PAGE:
The best stands are sometimes determined by luck of the draw, even if someone else is doing the drawing.
Last deer season, I scheduled a 10-day vacation to coincide with the opening of Missouri’s rifle season on Nov. 16. No longer in college (I graduated the previous May), I was determined not to miss a day of hunting.
My two sisters, Michelle and Angela, and I arrived at our parents’ house that Friday night, excited and ready for the next morning. We had everything laid out and ready to go before we went to bed with the alarm clocks set for 4:45.
Our dad normally accompanies us, but he had to work that Saturday.
At the appointed hour, we girls walked in the dark to the place where we usually split off to go to our stands.
Since there are three of us, we try to take turns when it comes to harvesting a deer, which means whoever’s up has first choice of stands.
Michelle had dibs.
It seemed like we stood there for 10 minutes, trying to decide where to sit. Finally, Michelle decided to go to our “old trusty spot,” and she wanted Angela to go with her. So I went to another place.
I walked very quickly, but quietly.
It was a hot and humid morning for mid-November. The wind was blowing, and it started to rain at daybreak.
Early on, a couple of does passed in front of me. Almost immediately, they looked in my direction and began sniffing the air. The wind was coming from behind me, blowing my scent right to them.
They didn’t hang around after that.
Wonderful, I thought. This is a great way to start opening morning!
Afterward, I considered moving to a different stand where the wind would be in my favor. I texted Angela and my dad to see what they thought. Dad said to do whatever I figured was best. Angela told me to stay put.
The wind died a little — I thought — as the sun climbed. I saw a small buck way off in the distance, but little else was happening.
I was just thinking about taking a short nap since I hadn’t seen very much action, when suddenly something caught my eye. Squinting hard, I realized a buck with a huge rack was standing in a little dip about 80 yards from me.
The next 30 seconds ticked by in a blink.
I instantly reached for my gun, rested it on the table and looked through the scope. I really do not remember taking the safety off, but I must’ve.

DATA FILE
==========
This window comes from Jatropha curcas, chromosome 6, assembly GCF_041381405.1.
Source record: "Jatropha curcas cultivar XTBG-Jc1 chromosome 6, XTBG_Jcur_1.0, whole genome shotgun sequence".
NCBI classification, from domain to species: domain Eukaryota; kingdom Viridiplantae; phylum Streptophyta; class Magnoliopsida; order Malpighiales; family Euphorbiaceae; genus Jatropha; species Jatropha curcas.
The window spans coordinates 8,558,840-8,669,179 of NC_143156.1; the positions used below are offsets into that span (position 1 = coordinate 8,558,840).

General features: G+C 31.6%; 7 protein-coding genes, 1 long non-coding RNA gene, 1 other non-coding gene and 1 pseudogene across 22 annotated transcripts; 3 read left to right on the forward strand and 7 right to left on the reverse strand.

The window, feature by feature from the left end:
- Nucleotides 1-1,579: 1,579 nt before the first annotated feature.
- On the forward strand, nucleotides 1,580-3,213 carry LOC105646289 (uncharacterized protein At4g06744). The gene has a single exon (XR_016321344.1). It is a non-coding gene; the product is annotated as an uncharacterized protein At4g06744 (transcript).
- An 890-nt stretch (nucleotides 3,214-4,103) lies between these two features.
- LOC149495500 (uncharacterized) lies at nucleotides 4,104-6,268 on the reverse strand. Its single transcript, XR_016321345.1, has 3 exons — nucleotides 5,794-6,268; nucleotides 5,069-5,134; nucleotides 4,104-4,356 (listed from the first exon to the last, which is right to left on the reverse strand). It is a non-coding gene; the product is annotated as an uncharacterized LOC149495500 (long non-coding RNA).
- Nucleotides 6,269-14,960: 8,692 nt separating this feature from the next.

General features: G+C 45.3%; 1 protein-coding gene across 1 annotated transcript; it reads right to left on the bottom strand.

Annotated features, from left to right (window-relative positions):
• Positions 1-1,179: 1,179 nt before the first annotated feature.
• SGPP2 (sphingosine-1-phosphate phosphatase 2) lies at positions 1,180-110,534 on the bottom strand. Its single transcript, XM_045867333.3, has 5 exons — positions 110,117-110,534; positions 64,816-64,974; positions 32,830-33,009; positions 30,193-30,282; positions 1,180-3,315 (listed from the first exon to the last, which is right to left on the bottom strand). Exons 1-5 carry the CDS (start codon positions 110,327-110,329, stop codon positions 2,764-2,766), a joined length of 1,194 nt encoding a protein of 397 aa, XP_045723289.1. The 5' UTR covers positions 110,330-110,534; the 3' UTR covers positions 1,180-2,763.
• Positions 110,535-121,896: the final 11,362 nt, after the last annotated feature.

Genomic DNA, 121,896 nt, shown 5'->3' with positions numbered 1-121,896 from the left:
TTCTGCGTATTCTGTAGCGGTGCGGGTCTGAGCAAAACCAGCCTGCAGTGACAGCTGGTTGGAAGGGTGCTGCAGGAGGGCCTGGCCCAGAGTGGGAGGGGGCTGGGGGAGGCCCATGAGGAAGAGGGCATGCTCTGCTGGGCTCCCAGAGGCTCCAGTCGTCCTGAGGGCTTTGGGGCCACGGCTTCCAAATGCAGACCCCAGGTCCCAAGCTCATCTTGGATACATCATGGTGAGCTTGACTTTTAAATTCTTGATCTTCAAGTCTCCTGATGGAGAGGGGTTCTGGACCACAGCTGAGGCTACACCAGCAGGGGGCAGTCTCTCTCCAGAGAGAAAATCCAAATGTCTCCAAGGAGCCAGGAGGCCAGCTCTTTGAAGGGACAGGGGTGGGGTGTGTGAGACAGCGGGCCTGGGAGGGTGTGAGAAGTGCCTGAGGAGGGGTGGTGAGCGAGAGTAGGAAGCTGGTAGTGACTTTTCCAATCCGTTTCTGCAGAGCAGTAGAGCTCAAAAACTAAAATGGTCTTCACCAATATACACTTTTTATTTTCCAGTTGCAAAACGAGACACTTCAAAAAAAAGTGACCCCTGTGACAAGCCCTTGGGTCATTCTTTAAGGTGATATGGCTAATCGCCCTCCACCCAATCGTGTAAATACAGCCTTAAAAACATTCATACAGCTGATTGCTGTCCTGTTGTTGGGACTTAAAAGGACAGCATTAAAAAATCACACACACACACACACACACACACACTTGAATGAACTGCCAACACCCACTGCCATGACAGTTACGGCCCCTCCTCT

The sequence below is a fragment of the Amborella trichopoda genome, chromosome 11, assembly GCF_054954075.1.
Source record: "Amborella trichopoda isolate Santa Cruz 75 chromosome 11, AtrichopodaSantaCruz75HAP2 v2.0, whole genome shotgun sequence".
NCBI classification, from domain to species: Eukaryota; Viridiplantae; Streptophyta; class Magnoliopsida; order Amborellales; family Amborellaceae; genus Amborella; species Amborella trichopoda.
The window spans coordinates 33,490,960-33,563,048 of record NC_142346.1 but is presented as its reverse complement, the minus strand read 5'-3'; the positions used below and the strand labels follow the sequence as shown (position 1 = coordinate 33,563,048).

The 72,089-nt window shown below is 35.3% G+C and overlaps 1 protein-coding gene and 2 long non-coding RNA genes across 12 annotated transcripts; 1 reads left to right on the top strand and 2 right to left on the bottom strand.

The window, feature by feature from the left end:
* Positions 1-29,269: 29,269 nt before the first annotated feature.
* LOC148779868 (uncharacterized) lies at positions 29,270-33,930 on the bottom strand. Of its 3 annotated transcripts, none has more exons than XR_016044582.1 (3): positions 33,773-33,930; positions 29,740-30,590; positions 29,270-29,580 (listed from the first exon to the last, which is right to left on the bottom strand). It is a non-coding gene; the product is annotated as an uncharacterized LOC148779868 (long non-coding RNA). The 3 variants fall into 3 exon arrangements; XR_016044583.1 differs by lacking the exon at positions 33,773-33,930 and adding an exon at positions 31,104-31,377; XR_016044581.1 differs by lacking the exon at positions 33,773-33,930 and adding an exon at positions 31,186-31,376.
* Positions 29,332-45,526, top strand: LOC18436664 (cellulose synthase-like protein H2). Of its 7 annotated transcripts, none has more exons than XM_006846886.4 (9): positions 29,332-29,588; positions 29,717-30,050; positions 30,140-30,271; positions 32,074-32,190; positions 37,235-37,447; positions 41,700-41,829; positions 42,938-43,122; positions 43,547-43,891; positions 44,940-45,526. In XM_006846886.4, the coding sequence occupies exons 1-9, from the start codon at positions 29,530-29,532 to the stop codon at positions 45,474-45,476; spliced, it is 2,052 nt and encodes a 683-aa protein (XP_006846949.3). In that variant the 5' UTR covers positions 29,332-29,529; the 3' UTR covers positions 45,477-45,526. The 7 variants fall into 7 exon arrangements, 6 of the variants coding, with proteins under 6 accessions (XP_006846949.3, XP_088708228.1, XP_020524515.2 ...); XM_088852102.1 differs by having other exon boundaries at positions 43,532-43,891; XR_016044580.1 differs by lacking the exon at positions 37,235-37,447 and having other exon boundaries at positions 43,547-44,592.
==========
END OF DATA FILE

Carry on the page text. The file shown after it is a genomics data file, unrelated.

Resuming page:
The buck was standing broadside, looking the other way. I glanced once more at its antlers to make sure there were at least four points on one side, and then I put the crosshairs behind the curve of the deer’s shoulder and squeezed the trigger.
The big whitetail spun and ran, and I lost sight of it after about 30 yards.
When it was gone, I could not believe what had just happened. I didn’t even have time to get nervous. I normally experience really bad buck fever and shake uncontrollably, but not that time.
The shakes started while I was trying to call Angela. I assumed my sisters had heard me shoot, since their stand wasn’t too far from mine. It took two calls for them to answer.
Michelle answered with a confused “Hello?”
“I just shot a big one!” I said.
“What? We didn’t hear your shot! Are you sure it was big?”
My voice was so shaky, all I could get out was “Yes, it was huge! Get up here!”
I hung up with Michelle, and Angela instantly called back to ask if I was joking. It was so windy, they really hadn’t heard the boom.
Angela told me to wait at least five minutes before I went looking for my deer. Meanwhile, they were coming.
I called my dad to tell him, and he said “Alright! You sure it was a nice one?” I told him I thought it was.
I was so excited that I couldn’t wait. I got out of my stand and headed to the spot. When I saw only a couple of drops of blood, my heart sank a little. But I was trying to think positive.
I knew I had a made a good shot and was confident with it, so I started walking in the direction the deer ran. I came across a little more blood, but not a whole lot. And then I looked ahead and saw the tips of antlers.
I thought it might still be alive and about to get up and run, at first. It looked like the buck was staring right at me. But when I couldn’t see its chest moving, I knew it was down for good!
When I got over to it, I started counting points. I could not believe it. I had just shot a 17-point buck! I kept saying
“YES!” over and over.
After that was out of my system, I returned to my stand so my sisters could find me. They almost beat me to it.
They were equally giddy when they saw the buck lying there, and we swapped high-fives.
My mom arrived soon afterward with the four-wheeler. It took all of us to load the deer in the wagon, and we all joined in the cleaning.
Turns out, I’d shot the buck in the heart.
When my dad got home from work, we all met him at the door like little kids on Christmas. We couldn’t wait to see his reaction. He was just as happy as we were!
Hunter: Heather Artist
BTR Score: 196 2/8
– Photos Courtesy Heather Artist
This article was published in the November 2014 edition of Rack Magazine. Subscribe today to have Rack Magazine delivered to your home. Read Recent RACK Articles:
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